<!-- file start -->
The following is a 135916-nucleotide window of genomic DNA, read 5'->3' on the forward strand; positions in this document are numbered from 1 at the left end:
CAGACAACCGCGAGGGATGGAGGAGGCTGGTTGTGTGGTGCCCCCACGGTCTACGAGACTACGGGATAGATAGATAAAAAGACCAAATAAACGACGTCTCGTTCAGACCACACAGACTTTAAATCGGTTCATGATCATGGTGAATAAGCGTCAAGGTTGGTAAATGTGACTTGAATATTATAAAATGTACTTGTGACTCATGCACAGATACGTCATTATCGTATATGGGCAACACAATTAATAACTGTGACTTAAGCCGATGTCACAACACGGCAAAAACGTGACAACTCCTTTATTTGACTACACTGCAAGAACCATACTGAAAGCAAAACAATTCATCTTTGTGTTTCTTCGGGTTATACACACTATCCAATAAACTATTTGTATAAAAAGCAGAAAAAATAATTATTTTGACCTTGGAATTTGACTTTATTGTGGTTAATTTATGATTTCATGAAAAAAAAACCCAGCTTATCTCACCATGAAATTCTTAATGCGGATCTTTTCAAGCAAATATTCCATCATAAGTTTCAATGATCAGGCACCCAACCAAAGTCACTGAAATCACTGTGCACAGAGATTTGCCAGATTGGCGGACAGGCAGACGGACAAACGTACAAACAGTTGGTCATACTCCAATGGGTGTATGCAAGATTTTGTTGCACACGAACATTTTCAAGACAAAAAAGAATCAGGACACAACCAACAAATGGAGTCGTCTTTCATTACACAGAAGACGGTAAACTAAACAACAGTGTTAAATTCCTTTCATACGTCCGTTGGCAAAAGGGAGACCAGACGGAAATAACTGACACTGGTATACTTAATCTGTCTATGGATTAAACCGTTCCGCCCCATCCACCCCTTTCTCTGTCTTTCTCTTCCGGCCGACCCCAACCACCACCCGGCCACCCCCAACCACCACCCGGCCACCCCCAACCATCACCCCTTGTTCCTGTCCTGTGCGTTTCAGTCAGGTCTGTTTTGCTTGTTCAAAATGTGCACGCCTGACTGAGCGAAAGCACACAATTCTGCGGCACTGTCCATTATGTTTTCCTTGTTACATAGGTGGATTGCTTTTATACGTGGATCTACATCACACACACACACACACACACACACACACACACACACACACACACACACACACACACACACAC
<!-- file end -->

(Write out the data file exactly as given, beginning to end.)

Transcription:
The following is a 135916-nucleotide window of genomic DNA, read 5'->3' on the forward strand; positions in this document are numbered from 1 at the left end:
CAGACAACCGCGAGGGATGGAGGAGGCTGGTTGTGTGGTGCCCCCACGGTCTACGAGACTACGGGATAGATAGATAAAAAGACCAAATAAACGACGTCTCGTTCAGACCACACAGACTTTAAATCGGTTCATGATCATGGTGAATAAGCGTCAAGGTTGGTAAATGTGACTTGAATATTATAAAATGTACTTGTGACTCATGCACAGATACGTCATTATCGTATATGGGCAACACAATTAATAACTGTGACTTAAGCCGATGTCACAACACGGCAAAAACGTGACAACTCCTTTATTTGACTACACTGCAAGAACCATACTGAAAGCAAAACAATTCATCTTTGTGTTTCTTCGGGTTATACACACTATCCAATAAACTATTTGTATAAAAAGCAGAAAAAATAATTATTTTGACCTTGGAATTTGACTTTATTGTGGTTAATTTATGATTTCATGAAAAAAAAACCCAGCTTATCTCACCATGAAATTCTTAATGCGGATCTTTTCAAGCAAATATTCCATCATAAGTTTCAATGATCAGGCACCCAACCAAAGTCACTGAAATCACTGTGCACAGAGATTTGCCAGATTGGCGGACAGGCAGACGGACAAACGTACAAACAGTTGGTCATACTCCAATGGGTGTATGCAAGATTTTGTTGCACACGAACATTTTCAAGACAAAAAAGAATCAGGACACAACCAACAAATGGAGTCGTCTTTCATTACACAGAAGACGGTAAACTAAACAACAGTGTTAAATTCCTTTCATACGTCCGTTGGCAAAAGGGAGACCAGACGGAAATAACTGACACTGGTATACTTAATCTGTCTATGGATTAAACCGTTCCGCCCCATCCACCCCTTTCTCTGTCTTTCTCTTCCGGCCGACCCCAACCACCACCCGGCCACCCCCAACCACCACCCGGCCACCCCCAACCATCACCCCTTGTTCCTGTCCTGTGCGTTTCAGTCAGGTCTGTTTTGCTTGTTCAAAATGTGCACGCCTGACTGAGCGAAAGCACACAATTCTGCGGCACTGTCCATTATGTTTTCCTTGTTACATAGGTGGATTGCTTTTATACGTGGATCTACATCACACACACACACACACACACACACACACACACACACACACACACACACACACACACACACAC